Like Mr. Trump, Mr. Greitens is a political grievance peddler. Also like Mr. Trump, he saves his most concentrated bile for fellow Republicans. One of the most puerile ads of the midterms thus far has been Mr. Greitens’s “RINO hunting” spot, in which he leads a group of armed men in tactical gear as they storm a lovely little suburban home in search of G.O.P. heretics.

Greitens was the front-runner until big money got behind an ad campaign highlighting the ex-wife’s claims. That seems to have brought him down, but he’s still close enough that it’s not a foregone conclusion that he’ll lose.

Multiple polls show the former governor’s support slipping, dropping him behind a couple of his opponents. The state’s attorney general, Eric Schmitt, appears to have taken the lead. He, too, is an election-denying Trump suck-up. But at this point the G.O.P. is operating on a curve; simply weeding out those alleged to be abusers and other possible criminals can feel like a major achievement.

We’ll see what happens tomorrow.

and the DoJ’s 1-6 investigation

With Congress’ 1-6 hearings on hiatus, attention shifts to the Department of Justice. From the beginning, pundits have been skeptical of Attorney General Merrick Garland’s stomach for indicting the political actors behind the insurrection. Sure, DoJ might prosecute rioters by the hundreds and get convictions for trespassing and so forth, but would investigators ever start to climb the pyramid?

It looks like they are. The federal grand jury has been interviewing aides to Mike Pence, and asking them questions about conversations with Trump. DoJ also seems to be looking into Trump’s fake-elector scheme.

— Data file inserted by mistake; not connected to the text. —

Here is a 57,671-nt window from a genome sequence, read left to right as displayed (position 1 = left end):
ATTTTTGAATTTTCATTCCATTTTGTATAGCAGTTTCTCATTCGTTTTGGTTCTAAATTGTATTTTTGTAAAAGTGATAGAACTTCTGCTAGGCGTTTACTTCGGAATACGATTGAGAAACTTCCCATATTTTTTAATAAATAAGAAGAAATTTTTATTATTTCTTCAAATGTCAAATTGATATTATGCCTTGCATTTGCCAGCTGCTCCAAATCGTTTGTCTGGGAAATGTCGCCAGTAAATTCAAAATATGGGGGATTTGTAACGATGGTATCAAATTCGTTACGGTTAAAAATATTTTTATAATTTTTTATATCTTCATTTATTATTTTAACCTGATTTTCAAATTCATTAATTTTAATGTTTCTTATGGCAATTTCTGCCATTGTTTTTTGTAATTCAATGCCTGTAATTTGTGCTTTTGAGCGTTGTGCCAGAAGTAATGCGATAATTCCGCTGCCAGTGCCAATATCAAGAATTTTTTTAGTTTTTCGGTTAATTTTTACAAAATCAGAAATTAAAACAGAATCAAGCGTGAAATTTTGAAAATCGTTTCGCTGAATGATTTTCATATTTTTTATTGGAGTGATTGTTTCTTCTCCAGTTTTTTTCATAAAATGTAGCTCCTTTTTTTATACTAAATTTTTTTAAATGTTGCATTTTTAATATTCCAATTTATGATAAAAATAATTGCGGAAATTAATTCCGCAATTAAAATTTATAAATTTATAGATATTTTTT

DoJ investigations are supposed to make as few waves as possible until indictments come down, and to vanish without a trace if there is no crime to indict. So you need experienced tea-leaf-readers to interpret the signs. My favorites are the folks at Lawfare.

you also might be interested in …

The Biden administration has been trying to get Russia to accept a prisoner swap for WNBA star Brittney Griner and former U.S. Marine Paul Whelan, but so far it’s not working.

https://theweek.com/political-satire/1015537/the-trade

She’s black and female and in trouble with Russia, so course we know what side Trump will come down on: Biden shouldn’t try to get her out at all, because she’s “spoiled” and “loaded up with drugs”. (To me, that sounds like a good description of Don Jr.)

[The Russians] don’t like drugs. And she got caught. And now, we’re supposed to get her out — and she makes, you know, a lot of money.

Griner makes the WNBA max salary of $227K, less than what Bill Russell was making in the 1960s. That’s not a lot of money for somebody who is (1) at the top of her profession and (2) expecting the short career of a professional athlete. The reason she (and other WNBA stars) go overseas during the off-season is to supplement their income.

The Celebrity Net Worth web site estimates her entire fortune at $5 million. It takes Steph Curry about ten games to earn that much.


The Juice Media has a project it calls “honest government ads”. Here’s one for the Supreme Court.


Amanda Marcotte points out the similarities between Republican reactions to mass shootings and to horror stories from their abortion bans: Blame the victims, claim liberals have manufactured the story, and blatantly gaslight about what their laws actually say.

This is all in line with what I was pointing out two weeks ago: It’s an article of faith that conservative policies have no victims. If some obvious victim begins to get attention, that story has to be knocked down by any means necessary.